Lieutenant Bancroft drew up an inventory of Capt. Lembke’s effects after the battle, which show us the kinds of things a battery commander had with him. In addition to the expected clothes, and personal items (shaving kit, mirror, watch), Capt. Lembke carried a clock, copies of books on military law and heavy artillery tactics, a birch broom, and a music stand and book (no instrument listed).

Lembke Signature

While much of the documentation is the usual Army bureaucracy, there is one extremely poignant aspect to it. Capt. Lembke’s effects were sent to Chicago, and the last document in the file carries an acknowledgement of the receipt of them, signed by his widow. Her signature, written a few weeks after Capt. Lembke’s death, looks as though it were written by an almost-uncontrollably shaking hand.

Rank and the Service Records

It also strikes me that part of why we have learned so much about the life and death of Capt. Lembke is that as a white officer, his death entailed much greater levels of documentation than did those of the men who served under him. I have also been working to find information about the enlisted men in the unit, particularly looking for references to being wounded or killed at Wallace’s Ferry, because we don’t have a good casualty list.

Not surprisingly, the information available on the enlisted men is much less rich. We know names, birthplaces, and the barest of information about service records. Where men died (mostly of disease), there was a simple form filled out and filed with the government. Several men were noted as having “no effects.”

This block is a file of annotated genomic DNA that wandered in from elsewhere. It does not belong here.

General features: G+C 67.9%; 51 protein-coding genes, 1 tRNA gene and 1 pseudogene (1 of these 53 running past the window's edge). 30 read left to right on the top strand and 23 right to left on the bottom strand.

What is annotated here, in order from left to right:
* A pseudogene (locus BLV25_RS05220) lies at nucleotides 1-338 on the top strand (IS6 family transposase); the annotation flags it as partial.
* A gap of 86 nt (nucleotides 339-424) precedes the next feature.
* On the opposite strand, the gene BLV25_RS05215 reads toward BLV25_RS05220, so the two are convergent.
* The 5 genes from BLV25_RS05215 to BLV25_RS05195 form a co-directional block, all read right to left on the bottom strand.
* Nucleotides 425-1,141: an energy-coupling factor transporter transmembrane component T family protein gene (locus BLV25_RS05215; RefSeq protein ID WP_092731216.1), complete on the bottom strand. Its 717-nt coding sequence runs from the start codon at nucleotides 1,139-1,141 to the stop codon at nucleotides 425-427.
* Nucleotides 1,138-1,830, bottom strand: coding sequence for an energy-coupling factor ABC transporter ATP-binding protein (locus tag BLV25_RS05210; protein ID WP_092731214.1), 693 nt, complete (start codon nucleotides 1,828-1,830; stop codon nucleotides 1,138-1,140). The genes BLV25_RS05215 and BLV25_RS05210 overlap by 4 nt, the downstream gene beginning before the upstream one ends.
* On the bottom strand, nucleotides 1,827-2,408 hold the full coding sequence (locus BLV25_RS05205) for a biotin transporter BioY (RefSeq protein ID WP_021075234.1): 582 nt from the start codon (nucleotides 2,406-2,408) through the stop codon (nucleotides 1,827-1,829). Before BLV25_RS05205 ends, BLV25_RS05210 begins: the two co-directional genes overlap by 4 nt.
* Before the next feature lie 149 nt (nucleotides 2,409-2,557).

There are hints at stories that offer a tantalizing, though maddeningly incomplete stories about the men in the ranks. Private Harrison Beal, for instance, was recruited for another regiment in September of 1863, but within the space of a month was in serious trouble. On October 25, he shot a man named Peter Young. Two days later, he cut off “the forefinger of his right hand” [trigger finger] “to be discharged,” and deserted the following day. The severance of the offending figure speaks of guilt as much as it does of disloyalty.

Most of the stories are, based on these records, fairly mundane. The vast majority performed their duties with no ill marks recorded against them. A few deserted, a few died, and a few transferred or were promoted. It does strike me as interesting that a large number of them list Virginia as their place of nativity. Within African American history, the forced movement of people of color from the eastern seaboard to the western states in the antebellum period is a harrowing time often referred to as “The Second Middle Passage.” These Virginians who showed up in Helena to serve are mostly ex-slaves from the area around the Mississippi River. Their enlistment in Arkansas bears quiet testimony to the reality of this traumatic pilgrimage.

These happy notes are just some of the loose threads that tie into our ongoing archaeological work at Wallace’s Ferry.